Someone Else Quotes (18 quotes)
I vs. Me: What’s the Difference?
Everyone expects me to turn up as the object of a preposition or a verb […] But me also turns up in a number of place where traditional grammarians and commentators prescribe I. While traditional opinion prescribes someone and I for subject use — I and someone seems a bit impolite — in actual practice we also find me and someone and someone and me […]. Both are speech forms, often associated with the speech of children, and likely to be unfavorably noticed in the speech and writing of adults except when used facetiously. The Cambridge Grammar of the English Language gives the following four examples to illustrate "Coordinate accusatives corresponding to non-coordinate nominatives", p. But reader SN has pointed out to me that there are some reliable facts about the relative frequency of some of the alternatives that these authorities don't directly mention.
I is the subject pronoun, used for the one "doing" the verb, as in these examples:. Me is the object pronoun, used as the object or receiver of the action of the verb, as in these examples:. What gets confusing for many people is which form to use when there are two subjects or objects linked with and , as in these examples:. Therefore, the subject pronoun, I, is considered correct. The opposite is true for sentence b , which is the original example from above.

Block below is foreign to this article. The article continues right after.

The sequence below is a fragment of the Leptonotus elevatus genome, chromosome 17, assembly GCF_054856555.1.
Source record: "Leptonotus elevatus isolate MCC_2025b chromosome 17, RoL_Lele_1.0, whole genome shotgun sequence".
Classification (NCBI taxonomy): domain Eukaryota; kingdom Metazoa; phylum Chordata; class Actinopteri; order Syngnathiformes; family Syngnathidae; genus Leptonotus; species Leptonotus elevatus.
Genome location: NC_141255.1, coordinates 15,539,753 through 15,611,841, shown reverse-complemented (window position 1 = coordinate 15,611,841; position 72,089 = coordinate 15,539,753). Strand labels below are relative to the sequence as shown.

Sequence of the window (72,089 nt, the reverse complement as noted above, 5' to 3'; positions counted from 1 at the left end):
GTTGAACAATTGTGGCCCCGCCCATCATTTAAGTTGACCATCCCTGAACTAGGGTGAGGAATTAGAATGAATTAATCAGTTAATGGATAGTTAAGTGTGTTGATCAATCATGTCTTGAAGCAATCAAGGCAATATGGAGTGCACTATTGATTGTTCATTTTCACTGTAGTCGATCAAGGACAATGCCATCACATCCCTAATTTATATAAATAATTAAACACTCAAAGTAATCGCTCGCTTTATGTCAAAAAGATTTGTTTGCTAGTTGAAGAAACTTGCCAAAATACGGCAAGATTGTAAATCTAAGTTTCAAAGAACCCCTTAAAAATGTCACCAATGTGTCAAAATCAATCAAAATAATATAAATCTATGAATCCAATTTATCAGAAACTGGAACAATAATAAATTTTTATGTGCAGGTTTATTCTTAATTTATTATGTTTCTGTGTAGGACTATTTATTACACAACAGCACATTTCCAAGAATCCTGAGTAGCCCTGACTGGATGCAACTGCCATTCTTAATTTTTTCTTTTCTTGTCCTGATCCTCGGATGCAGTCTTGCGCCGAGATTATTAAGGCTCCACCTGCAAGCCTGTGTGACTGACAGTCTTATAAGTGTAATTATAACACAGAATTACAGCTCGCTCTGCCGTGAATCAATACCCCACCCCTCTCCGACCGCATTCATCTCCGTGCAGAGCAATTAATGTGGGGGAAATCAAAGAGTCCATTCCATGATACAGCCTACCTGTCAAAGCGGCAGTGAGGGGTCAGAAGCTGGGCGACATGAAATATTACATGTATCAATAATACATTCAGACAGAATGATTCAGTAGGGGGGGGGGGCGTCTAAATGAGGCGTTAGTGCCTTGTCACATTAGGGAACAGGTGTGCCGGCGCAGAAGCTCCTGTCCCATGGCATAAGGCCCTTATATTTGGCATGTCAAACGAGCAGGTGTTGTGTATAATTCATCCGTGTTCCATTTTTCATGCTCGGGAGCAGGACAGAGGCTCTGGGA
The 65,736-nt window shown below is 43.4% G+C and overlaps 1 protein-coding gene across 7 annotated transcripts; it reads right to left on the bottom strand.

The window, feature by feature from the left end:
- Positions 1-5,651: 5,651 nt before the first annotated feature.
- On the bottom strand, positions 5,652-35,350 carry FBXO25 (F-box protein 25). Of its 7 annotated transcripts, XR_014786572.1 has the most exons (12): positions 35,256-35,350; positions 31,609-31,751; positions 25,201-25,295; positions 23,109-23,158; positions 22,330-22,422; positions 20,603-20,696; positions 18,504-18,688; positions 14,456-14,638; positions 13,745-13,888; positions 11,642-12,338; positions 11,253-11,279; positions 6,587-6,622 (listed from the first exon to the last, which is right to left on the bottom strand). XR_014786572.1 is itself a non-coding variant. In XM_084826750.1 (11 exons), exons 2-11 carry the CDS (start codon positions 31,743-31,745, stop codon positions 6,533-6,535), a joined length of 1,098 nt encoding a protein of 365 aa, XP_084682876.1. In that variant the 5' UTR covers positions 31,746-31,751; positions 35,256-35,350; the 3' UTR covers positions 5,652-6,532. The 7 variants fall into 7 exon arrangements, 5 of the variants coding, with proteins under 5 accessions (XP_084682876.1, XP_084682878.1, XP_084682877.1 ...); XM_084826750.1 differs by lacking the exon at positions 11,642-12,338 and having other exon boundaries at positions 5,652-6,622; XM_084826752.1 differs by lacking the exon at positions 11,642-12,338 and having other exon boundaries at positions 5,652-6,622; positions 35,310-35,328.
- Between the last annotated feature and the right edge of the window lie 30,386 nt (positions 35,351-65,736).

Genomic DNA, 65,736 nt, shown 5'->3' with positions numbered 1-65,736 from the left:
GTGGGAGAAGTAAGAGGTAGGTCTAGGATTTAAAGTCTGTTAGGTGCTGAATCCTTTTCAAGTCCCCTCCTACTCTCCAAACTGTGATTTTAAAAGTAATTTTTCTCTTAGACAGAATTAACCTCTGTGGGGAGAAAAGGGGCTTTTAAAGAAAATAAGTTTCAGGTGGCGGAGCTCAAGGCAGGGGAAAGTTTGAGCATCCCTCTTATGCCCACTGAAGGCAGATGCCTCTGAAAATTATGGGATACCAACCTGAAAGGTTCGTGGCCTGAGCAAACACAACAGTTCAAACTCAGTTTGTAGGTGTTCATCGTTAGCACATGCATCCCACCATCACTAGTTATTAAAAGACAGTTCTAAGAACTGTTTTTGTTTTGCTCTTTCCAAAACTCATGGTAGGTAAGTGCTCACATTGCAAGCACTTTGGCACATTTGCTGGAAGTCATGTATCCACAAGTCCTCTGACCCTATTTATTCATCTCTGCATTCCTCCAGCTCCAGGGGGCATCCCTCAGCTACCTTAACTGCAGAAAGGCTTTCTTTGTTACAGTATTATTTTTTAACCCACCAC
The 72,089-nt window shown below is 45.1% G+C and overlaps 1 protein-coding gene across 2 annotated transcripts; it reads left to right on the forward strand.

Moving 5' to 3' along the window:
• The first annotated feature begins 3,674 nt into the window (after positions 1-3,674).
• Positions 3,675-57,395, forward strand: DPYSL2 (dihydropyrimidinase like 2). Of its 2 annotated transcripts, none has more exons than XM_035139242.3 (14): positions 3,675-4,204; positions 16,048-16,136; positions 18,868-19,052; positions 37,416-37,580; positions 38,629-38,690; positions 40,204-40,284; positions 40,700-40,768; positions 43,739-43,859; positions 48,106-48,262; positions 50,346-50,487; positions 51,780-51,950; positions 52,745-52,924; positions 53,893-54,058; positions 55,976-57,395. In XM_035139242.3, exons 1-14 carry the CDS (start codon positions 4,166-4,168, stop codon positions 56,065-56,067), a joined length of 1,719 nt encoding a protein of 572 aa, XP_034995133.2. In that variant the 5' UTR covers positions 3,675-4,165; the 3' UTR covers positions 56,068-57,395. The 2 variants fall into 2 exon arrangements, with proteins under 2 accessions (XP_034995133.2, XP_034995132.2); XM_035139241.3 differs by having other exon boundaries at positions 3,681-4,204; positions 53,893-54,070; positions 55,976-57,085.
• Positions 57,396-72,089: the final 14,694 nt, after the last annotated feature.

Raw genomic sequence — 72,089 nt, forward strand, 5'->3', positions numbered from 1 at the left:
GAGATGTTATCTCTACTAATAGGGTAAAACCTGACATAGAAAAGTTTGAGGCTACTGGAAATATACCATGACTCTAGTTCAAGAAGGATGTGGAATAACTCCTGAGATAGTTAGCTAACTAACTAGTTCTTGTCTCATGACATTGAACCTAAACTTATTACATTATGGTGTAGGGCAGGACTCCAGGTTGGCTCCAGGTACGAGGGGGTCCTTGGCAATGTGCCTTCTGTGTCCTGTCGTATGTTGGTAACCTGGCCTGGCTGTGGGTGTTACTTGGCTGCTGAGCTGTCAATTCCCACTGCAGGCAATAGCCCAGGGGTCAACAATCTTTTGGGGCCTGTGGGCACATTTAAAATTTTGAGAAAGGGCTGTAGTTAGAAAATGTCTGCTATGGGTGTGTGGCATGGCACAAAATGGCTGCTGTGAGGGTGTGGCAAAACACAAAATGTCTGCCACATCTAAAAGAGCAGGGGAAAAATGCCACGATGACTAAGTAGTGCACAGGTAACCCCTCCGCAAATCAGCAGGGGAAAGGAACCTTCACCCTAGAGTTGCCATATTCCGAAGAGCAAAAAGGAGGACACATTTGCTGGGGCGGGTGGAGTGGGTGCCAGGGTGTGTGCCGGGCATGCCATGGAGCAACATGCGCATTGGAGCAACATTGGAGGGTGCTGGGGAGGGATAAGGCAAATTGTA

Mistakes made with the English pronouns I and me have been increasing I believe that the confusion begins when someone says something like "John and .
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Ask a Question. Me And Someone Else? Hi, I always heard the usage of 'Me and someone else For example: 1. Tom and I are going to see a movie. Me and Tom are going to see a movie.
Mistakes made with the English pronouns I and me have been increasing exponentially for years. The difference is actually very simple — let me explain it to you. I is the first person singular subject pronoun , which means that it refers to the person performing the action of a verb. Me is an object pronoun, which means that it refers to the person that the action of a verb is being done to, or to whom a preposition refers. If you are not good with grammar concepts like subject and objects, there is still a very easy way to decide whether to use I or me : try out the sentence with just I or me or if you need a plural, we or us — "we" is equivalent to "I" and "us" is equivalent to "me. He told Tom and I or me? He told I to get ready?